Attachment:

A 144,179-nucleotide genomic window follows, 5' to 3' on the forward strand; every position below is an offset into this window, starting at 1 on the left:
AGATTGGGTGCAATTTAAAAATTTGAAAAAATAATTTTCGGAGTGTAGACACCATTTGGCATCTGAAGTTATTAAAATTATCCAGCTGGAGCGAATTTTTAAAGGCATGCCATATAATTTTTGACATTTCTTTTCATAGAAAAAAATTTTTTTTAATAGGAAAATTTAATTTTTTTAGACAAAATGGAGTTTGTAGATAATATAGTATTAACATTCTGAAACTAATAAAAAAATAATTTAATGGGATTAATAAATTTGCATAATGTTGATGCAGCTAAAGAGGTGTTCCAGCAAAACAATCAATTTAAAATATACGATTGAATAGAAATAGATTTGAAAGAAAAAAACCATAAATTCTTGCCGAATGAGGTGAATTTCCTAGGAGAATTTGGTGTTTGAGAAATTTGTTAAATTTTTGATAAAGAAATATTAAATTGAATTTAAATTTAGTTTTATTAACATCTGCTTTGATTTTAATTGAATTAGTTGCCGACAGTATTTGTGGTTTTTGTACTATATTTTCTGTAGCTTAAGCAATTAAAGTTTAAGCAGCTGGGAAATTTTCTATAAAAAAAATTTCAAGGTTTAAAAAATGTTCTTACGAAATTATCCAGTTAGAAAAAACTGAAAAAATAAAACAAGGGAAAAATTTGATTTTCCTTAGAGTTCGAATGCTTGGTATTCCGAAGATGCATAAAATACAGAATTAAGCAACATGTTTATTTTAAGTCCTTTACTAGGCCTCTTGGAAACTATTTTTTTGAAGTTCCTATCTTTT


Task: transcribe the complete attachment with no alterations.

A 144,179-nucleotide genomic window follows, 5' to 3' on the forward strand; every position below is an offset into this window, starting at 1 on the left:
AGATTGGGTGCAATTTAAAAATTTGAAAAAATAATTTTCGGAGTGTAGACACCATTTGGCATCTGAAGTTATTAAAATTATCCAGCTGGAGCGAATTTTTAAAGGCATGCCATATAATTTTTGACATTTCTTTTCATAGAAAAAAATTTTTTTTAATAGGAAAATTTAATTTTTTTAGACAAAATGGAGTTTGTAGATAATATAGTATTAACATTCTGAAACTAATAAAAAAATAATTTAATGGGATTAATAAATTTGCATAATGTTGATGCAGCTAAAGAGGTGTTCCAGCAAAACAATCAATTTAAAATATACGATTGAATAGAAATAGATTTGAAAGAAAAAAACCATAAATTCTTGCCGAATGAGGTGAATTTCCTAGGAGAATTTGGTGTTTGAGAAATTTGTTAAATTTTTGATAAAGAAATATTAAATTGAATTTAAATTTAGTTTTATTAACATCTGCTTTGATTTTAATTGAATTAGTTGCCGACAGTATTTGTGGTTTTTGTACTATATTTTCTGTAGCTTAAGCAATTAAAGTTTAAGCAGCTGGGAAATTTTCTATAAAAAAAATTTCAAGGTTTAAAAAATGTTCTTACGAAATTATCCAGTTAGAAAAAACTGAAAAAATAAAACAAGGGAAAAATTTGATTTTCCTTAGAGTTCGAATGCTTGGTATTCCGAAGATGCATAAAATACAGAATTAAGCAACATGTTTATTTTAAGTCCTTTACTAGGCCTCTTGGAAACTATTTTTTTGAAGTTCCTATCTTTT